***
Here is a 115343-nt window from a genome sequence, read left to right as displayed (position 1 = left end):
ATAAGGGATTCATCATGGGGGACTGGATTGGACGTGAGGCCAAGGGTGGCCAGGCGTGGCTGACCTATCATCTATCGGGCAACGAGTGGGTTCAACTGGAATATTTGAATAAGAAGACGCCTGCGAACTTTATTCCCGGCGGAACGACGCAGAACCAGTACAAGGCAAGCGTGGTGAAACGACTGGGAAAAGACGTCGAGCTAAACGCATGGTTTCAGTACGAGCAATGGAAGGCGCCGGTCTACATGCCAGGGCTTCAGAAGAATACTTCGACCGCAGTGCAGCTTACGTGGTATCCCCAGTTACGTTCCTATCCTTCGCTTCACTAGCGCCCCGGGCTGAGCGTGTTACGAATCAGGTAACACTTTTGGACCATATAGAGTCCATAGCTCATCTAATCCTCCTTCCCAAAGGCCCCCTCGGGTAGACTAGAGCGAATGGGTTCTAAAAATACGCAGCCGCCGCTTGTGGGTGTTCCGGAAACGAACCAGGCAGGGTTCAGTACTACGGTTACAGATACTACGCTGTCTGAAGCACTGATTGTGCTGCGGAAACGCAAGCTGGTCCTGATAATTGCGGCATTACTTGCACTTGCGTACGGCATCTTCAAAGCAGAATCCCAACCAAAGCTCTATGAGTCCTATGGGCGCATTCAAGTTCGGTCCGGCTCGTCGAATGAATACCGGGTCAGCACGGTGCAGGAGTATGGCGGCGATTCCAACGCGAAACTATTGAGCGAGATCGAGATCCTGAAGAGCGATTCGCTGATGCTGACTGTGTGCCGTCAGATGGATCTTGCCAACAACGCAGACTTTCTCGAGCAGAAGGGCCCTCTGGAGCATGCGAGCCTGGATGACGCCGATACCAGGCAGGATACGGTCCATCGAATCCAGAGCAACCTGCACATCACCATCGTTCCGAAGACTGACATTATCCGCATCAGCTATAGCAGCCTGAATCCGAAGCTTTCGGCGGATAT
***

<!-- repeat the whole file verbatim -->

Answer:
Here is a 115343-nt window from a genome sequence, read left to right as displayed (position 1 = left end):
ATAAGGGATTCATCATGGGGGACTGGATTGGACGTGAGGCCAAGGGTGGCCAGGCGTGGCTGACCTATCATCTATCGGGCAACGAGTGGGTTCAACTGGAATATTTGAATAAGAAGACGCCTGCGAACTTTATTCCCGGCGGAACGACGCAGAACCAGTACAAGGCAAGCGTGGTGAAACGACTGGGAAAAGACGTCGAGCTAAACGCATGGTTTCAGTACGAGCAATGGAAGGCGCCGGTCTACATGCCAGGGCTTCAGAAGAATACTTCGACCGCAGTGCAGCTTACGTGGTATCCCCAGTTACGTTCCTATCCTTCGCTTCACTAGCGCCCCGGGCTGAGCGTGTTACGAATCAGGTAACACTTTTGGACCATATAGAGTCCATAGCTCATCTAATCCTCCTTCCCAAAGGCCCCCTCGGGTAGACTAGAGCGAATGGGTTCTAAAAATACGCAGCCGCCGCTTGTGGGTGTTCCGGAAACGAACCAGGCAGGGTTCAGTACTACGGTTACAGATACTACGCTGTCTGAAGCACTGATTGTGCTGCGGAAACGCAAGCTGGTCCTGATAATTGCGGCATTACTTGCACTTGCGTACGGCATCTTCAAAGCAGAATCCCAACCAAAGCTCTATGAGTCCTATGGGCGCATTCAAGTTCGGTCCGGCTCGTCGAATGAATACCGGGTCAGCACGGTGCAGGAGTATGGCGGCGATTCCAACGCGAAACTATTGAGCGAGATCGAGATCCTGAAGAGCGATTCGCTGATGCTGACTGTGTGCCGTCAGATGGATCTTGCCAACAACGCAGACTTTCTCGAGCAGAAGGGCCCTCTGGAGCATGCGAGCCTGGATGACGCCGATACCAGGCAGGATACGGTCCATCGAATCCAGAGCAACCTGCACATCACCATCGTTCCGAAGACTGACATTATCCGCATCAGCTATAGCAGCCTGAATCCGAAGCTTTCGGCGGATAT